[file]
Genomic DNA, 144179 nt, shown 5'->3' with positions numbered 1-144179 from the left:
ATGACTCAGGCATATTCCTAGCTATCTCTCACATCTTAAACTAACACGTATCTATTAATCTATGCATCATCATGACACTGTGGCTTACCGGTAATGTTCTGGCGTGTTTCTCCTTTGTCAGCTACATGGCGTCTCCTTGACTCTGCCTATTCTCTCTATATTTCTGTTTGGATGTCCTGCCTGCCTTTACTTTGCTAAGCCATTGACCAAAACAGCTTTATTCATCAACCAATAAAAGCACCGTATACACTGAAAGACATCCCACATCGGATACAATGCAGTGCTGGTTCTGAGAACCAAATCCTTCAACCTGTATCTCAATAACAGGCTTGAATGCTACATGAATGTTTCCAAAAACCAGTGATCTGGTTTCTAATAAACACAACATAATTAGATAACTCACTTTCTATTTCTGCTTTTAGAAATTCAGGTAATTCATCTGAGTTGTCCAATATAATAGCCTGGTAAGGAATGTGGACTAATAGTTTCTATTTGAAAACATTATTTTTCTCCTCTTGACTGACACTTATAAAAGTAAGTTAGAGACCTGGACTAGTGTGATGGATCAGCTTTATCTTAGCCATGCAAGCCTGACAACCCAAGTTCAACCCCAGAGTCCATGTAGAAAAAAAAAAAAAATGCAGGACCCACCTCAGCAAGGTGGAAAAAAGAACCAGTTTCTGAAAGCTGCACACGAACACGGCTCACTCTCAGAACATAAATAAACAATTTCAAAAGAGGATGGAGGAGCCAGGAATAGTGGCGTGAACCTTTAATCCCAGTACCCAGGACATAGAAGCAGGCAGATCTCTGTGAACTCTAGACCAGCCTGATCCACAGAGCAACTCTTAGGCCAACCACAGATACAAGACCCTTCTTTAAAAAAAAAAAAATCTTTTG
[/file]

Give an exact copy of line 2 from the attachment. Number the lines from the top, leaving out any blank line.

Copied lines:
ATGACTCAGGCATATTCCTAGCTATCTCTCACATCTTAAACTAACACGTATCTATTAATCTATGCATCATCATGACACTGTGGCTTACCGGTAATGTTCTGGCGTGTTTCTCCTTTGTCAGCTACATGGCGTCTCCTTGACTCTGCCTATTCTCTCTATATTTCTGTTTGGATGTCCTGCCTGCCTTTACTTTGCTAAGCCATTGACCAAAACAGCTTTATTCATCAACCAATAAAAGCACCGTATACACTGAAAGACATCCCACATCGGATACAATGCAGTGCTGGTTCTGAGAACCAAATCCTTCAACCTGTATCTCAATAACAGGCTTGAATGCTACATGAATGTTTCCAAAAACCAGTGATCTGGTTTCTAATAAACACAACATAATTAGATAACTCACTTTCTATTTCTGCTTTTAGAAATTCAGGTAATTCATCTGAGTTGTCCAATATAATAGCCTGGTAAGGAATGTGGACTAATAGTTTCTATTTGAAAACATTATTTTTCTCCTCTTGACTGACACTTATAAAAGTAAGTTAGAGACCTGGACTAGTGTGATGGATCAGCTTTATCTTAGCCATGCAAGCCTGACAACCCAAGTTCAACCCCAGAGTCCATGTAGAAAAAAAAAAAAAATGCAGGACCCACCTCAGCAAGGTGGAAAAAAGAACCAGTTTCTGAAAGCTGCACACGAACACGGCTCACTCTCAGAACATAAATAAACAATTTCAAAAGAGGATGGAGGAGCCAGGAATAGTGGCGTGAACCTTTAATCCCAGTACCCAGGACATAGAAGCAGGCAGATCTCTGTGAACTCTAGACCAGCCTGATCCACAGAGCAACTCTTAGGCCAACCACAGATACAAGACCCTTCTTTAAAAAAAAAAAAATCTTTTG